On January 7, 1995, an officer stopped James Stymest for speeding. He was subsequently convicted of driving under the influence. Stymest filed a motion to suppress his Intoximeter test results on the ground that the implied consent warning administered by the arresting officer did not track the language of OCGA 40-5-67.1
(b) as amended in April 1995 ("the April amendment"). Ga. L. 1995, p. 1160. This motion was denied by the Probate Court of Douglas County Stymest petitioned the Superior Court of Douglas County by writ of certiorari to review the probate court's denial of his motion to suppress. The superior court affirmed the probate court. Stymest appealed, asserting as his sole enumeration of error the denial of his motion to suppress based on the arresting officer's failure to administer an implied consent warning which contained the language of the April amendment. In August 1995, the legislature further amended OCGA 40-5-67.1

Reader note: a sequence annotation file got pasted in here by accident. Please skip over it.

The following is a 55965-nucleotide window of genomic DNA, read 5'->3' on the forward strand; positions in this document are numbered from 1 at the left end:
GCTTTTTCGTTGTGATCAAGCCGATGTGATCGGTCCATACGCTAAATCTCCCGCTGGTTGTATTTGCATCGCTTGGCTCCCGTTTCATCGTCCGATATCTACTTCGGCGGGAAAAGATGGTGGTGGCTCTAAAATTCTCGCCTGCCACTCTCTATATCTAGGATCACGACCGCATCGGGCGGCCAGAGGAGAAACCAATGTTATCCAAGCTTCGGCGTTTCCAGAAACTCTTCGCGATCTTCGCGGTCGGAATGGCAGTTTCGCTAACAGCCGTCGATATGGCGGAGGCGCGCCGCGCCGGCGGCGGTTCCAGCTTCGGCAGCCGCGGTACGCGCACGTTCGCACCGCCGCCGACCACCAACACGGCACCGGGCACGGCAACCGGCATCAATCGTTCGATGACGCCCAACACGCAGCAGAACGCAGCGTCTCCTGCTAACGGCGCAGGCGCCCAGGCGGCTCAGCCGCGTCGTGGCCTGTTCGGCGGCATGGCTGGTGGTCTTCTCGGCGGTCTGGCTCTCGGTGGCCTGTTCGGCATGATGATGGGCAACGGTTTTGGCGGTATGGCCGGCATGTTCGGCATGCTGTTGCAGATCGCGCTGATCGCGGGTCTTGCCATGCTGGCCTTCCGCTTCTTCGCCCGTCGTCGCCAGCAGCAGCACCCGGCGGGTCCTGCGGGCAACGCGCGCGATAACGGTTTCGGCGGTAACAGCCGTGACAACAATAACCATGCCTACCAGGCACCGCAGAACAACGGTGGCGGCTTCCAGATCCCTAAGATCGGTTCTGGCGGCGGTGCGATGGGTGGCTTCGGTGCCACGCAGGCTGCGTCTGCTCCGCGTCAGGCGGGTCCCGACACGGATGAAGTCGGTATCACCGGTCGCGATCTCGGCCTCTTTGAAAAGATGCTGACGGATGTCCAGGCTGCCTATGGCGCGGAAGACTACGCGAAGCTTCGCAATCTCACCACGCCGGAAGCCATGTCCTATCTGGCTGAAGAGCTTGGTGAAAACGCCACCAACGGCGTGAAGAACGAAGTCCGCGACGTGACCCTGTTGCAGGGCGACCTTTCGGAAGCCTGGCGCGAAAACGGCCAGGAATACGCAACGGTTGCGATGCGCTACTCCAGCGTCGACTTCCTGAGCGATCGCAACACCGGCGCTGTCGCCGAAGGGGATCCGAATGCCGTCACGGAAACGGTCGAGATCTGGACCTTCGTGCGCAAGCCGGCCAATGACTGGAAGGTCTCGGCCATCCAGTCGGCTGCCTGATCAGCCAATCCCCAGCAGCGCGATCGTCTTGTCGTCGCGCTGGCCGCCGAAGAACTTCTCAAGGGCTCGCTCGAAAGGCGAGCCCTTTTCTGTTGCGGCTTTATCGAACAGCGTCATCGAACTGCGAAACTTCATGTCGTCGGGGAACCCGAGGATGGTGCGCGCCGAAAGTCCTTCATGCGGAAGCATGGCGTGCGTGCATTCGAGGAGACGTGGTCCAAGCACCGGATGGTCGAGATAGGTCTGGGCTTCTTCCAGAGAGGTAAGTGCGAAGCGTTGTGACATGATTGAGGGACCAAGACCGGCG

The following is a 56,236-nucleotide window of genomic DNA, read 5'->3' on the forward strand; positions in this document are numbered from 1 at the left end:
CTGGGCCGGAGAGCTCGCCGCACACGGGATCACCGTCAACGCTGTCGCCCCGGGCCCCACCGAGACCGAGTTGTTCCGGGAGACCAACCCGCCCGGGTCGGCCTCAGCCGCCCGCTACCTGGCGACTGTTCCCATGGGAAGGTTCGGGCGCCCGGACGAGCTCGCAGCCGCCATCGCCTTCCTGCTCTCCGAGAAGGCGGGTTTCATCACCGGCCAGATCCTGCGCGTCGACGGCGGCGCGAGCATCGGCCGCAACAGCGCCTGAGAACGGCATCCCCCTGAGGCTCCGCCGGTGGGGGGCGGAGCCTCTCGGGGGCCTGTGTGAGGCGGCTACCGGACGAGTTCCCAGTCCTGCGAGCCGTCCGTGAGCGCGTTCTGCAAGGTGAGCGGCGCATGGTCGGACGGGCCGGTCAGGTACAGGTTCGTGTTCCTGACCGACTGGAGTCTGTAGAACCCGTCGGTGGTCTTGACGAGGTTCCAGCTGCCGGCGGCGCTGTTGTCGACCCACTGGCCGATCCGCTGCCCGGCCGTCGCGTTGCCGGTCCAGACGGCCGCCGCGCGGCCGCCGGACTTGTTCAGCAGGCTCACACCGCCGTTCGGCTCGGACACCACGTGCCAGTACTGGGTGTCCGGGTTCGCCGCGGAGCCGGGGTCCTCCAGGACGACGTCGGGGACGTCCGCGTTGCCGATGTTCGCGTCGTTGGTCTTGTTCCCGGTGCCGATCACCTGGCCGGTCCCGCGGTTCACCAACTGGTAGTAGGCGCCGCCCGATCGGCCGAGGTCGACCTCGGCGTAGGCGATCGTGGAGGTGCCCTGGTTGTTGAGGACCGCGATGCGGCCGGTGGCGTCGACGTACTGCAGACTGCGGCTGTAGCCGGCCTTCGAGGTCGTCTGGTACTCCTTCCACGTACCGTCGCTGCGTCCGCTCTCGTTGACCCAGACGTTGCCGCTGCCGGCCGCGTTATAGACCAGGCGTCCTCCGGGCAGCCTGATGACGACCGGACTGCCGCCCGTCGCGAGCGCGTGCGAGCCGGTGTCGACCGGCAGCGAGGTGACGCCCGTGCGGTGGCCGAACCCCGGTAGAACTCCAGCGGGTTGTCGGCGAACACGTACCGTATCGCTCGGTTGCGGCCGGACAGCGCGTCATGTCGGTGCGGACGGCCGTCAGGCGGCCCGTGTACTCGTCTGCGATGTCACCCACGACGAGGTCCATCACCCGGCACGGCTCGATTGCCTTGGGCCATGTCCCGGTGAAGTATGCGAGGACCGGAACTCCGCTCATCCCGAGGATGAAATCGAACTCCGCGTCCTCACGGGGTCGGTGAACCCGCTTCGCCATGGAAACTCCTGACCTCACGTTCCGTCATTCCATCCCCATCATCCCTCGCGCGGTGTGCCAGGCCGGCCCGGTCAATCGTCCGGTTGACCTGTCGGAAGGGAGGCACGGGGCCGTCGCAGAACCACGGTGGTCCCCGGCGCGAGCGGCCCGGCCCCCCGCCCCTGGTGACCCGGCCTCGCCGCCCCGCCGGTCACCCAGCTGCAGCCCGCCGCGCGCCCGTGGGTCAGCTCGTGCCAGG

by adding subsection (b) (3) (b.1), which provides that the April amendment is applicable only to stops made after April 21, 1995 ("the August amendment"). Because the Supreme Court upheld the August amendment as constitutional (State v. Martin, 266 Ga. 244 (466 SE2d 216) (1996)
), and Stymest was stopped on January 7, 1995, we find his enumeration to be without merit and affirm the superior court. See Howard v. State, 219 Ga. App. 228 (2) (465 SE2d 281) (1995)
Hartley, Rowe & Fowler, Jeffrey R. Richards, for appellee.